CLEAR LAKE | Clear Lake’s so-called “mystery company” is a mystery no more.
McKesson Corp., a leader in the health care and pharmaceutical industry, is the company behind construction of a 340,000-square-foot warehouse and distribution center in the Larry Luker Memorial Industrial Park.
The identity of the company was confirmed during an event Thursday morning at Clear Lake City Hall.
McKesson was founded in 1833 by John McKesson and Charles Olcott as a wholesale importer of therapeutic drugs and chemicals. The Clear Lake project is worth an estimated $65 million. The economic impact to the North Iowa area over the next 10 years is estimated at $310 million.
“Clear Lake has long been recognized as a very business-friendly community,” Clear Lake Mayor Nelson Crabb told the crowd at City Hall Thursday morning.
“One of the top companies in the United States has taken notice and is poised to put down roots right here," Crabb said. "It is my sincere hope that other businesses will take notice of the benefits we have to offer.”
Thursday’s announcement was rather low-key as another hurdle still remains for the project. Company representatives are scheduled to appear before the Iowa Economic Development Authority at 10 a.m. Friday in Des Moines concerning McKesson’s application for state aid through the High Quality Jobs program.
That program provides tax credits and direct financial assistance to offset some of the costs incurred to locate, expand or modernize an Iowa facility. Businesses must meet certain wage requirements to qualify. An assistance package can include forgivable loans, tax credits, exemptions or refunds.
No company officials were on hand for Thursday’s Clear Lake announcement.
“The project is not yet fully realized,” said City Administrator Scott Flory. He said should the incentive package be approved, representatives from the company would be in Clear Lake at some point in the future to meet with the public and answer questions about the project.
The warehouse and distribution center is under construction on two lots in the industrial park. The project is expected to create 164 new jobs with an annual payroll of approximately $6.5 million.
With headquarters in San Francisco, California, McKesson is ranked 15th on the FORTUNE 100 and has more than $137.6 billion in annual revenue.
The company’s chief executive officer is John H. Hammergren. McKesson has eight subsidiaries and about 85,000 employees worldwide.
Chad Schreck, chief executive officer of North Iowa Corridor Economic Development Corporation, said work began on this project 15 months ago.
“Clear Lake was one of many sites under consideration,” Schreck said. Officials were notified of Clear Lake’s selection as the location for the warehouse/distribution center in January 2014.
“This is an incredibly rare kind of project. There are thousands of communities across the country vying for these things every day. That we’ve gotten this far is a great testament,” Schreck said. “Very few communities could have met all the unique requirements of a project like this.”
The company remained a mystery throughout the last year while local officials approved development agreements and financial incentives. Windmill Realty LLC, a Delaware-based corporation, has publicly represented McKesson.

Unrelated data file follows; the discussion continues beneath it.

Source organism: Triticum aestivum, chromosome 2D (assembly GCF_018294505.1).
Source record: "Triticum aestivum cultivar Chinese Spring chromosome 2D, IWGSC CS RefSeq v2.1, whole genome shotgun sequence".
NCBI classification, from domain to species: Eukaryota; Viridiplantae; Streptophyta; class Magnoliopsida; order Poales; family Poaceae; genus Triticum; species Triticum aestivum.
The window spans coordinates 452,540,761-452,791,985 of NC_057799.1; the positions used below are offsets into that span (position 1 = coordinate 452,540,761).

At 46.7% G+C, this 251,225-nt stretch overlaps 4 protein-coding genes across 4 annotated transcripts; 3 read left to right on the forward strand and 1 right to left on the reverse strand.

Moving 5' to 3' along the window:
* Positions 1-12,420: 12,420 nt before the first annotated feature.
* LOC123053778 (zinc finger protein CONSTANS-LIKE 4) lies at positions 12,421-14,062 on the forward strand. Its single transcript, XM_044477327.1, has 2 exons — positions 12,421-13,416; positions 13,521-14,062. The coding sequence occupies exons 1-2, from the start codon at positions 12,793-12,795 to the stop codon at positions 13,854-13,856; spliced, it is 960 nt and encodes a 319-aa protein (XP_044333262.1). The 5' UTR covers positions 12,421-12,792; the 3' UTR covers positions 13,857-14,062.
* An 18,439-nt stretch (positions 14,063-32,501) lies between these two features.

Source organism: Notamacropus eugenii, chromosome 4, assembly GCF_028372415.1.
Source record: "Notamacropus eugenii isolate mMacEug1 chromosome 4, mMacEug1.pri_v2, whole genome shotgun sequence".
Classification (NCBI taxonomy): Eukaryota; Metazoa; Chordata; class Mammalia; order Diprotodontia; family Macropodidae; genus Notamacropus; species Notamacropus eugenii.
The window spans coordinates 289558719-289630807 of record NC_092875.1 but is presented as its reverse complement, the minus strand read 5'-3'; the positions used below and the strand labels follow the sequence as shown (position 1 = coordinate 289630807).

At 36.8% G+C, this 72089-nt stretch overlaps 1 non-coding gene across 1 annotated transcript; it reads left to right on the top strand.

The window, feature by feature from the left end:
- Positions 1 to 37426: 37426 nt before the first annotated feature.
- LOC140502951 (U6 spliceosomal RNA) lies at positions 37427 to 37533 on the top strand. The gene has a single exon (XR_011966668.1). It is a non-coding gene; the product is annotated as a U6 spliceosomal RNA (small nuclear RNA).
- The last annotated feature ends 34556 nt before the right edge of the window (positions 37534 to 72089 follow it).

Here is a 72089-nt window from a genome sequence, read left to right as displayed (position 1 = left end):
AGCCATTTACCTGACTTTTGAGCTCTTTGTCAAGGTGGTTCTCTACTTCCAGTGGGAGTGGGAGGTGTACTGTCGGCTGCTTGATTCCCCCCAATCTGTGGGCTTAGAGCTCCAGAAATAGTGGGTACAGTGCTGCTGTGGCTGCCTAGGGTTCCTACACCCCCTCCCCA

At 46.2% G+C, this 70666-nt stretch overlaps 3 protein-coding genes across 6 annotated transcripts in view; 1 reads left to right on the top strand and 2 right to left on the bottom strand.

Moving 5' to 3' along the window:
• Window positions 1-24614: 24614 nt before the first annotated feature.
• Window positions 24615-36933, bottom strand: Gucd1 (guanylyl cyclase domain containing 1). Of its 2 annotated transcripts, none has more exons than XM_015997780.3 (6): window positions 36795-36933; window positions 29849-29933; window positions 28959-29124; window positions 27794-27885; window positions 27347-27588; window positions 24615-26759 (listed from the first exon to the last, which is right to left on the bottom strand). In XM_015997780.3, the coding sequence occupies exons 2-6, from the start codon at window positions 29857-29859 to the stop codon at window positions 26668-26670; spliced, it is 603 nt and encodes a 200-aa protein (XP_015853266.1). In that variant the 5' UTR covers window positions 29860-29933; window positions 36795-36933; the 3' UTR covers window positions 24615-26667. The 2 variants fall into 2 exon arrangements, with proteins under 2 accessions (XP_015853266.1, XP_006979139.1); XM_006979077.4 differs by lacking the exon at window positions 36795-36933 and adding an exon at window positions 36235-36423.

McKesson’s decision to go with what Clear Lake had to offer was a big win for the community, said Crabb.
“While not the largest incentive package considered by the company for the project, it was enough to demonstrate we wanted this project in our community,” he said. “I’m excited to see this project progress to the next step.”
Up until Thursday, the identity of the company was a closely-guarded secret with fewer than 10 people in North Iowa knowing McKesson was behind the project, Crabb said.
Local city, county and business representatives were required to sign confidentiality agreements barring them for identifying the company.
“It was just too economically important for this area for me to open up my mouth. I had to keep it shut. That’s why we, Scott, Chad and myself, we began to refer to it as the project,” Crabb said.
None of the city’s five council members was aware of the company’s identity. But that didn’t stop the council from approving a local investment package for the project.
“I am going to give all the credit to the mayor and Scott and having a lot of faith in their ability to make a judgment call,” said Councilman Tony Nelson.
“I anticipate seeing families move to Clear Lake, additional companies to expand in the future so I am very pleased to be a part of this and again I want to thank Scott and the mayor for doing such an excellent job and convincing us to make this come to fruition,” Nelson said.
The local investment in the project included a $1.675 million, 10-year forgivable loan and a property tax rebate with an estimated cumulative value of not to exceed $7.3 million over a 20-year period.
Flory said the loan was used for land acquisition and site development.
“It’s been a long time since a project of this magnitude or an employer of this size has located in Clear Lake, Iowa,” said Councilman Mike Callanan. “I think the thing I am most excited about is that it’s something that shows that Clear Lake and North Iowa can still be a viable growing entity.
"So many aspects of Iowa for many, many reasons are struggling economically. This is the type of thing that can push you forward economically. And hopefully we can continue to add some population to the area. I am just thrilled,” Callanan said.
Flory commended the community for its support despite the secrecy surrounding the company’s identity.
“Your patience and support is really the key in making this happen for Clear Lake. We are very, very lucky to have a community that is so positive,” he said.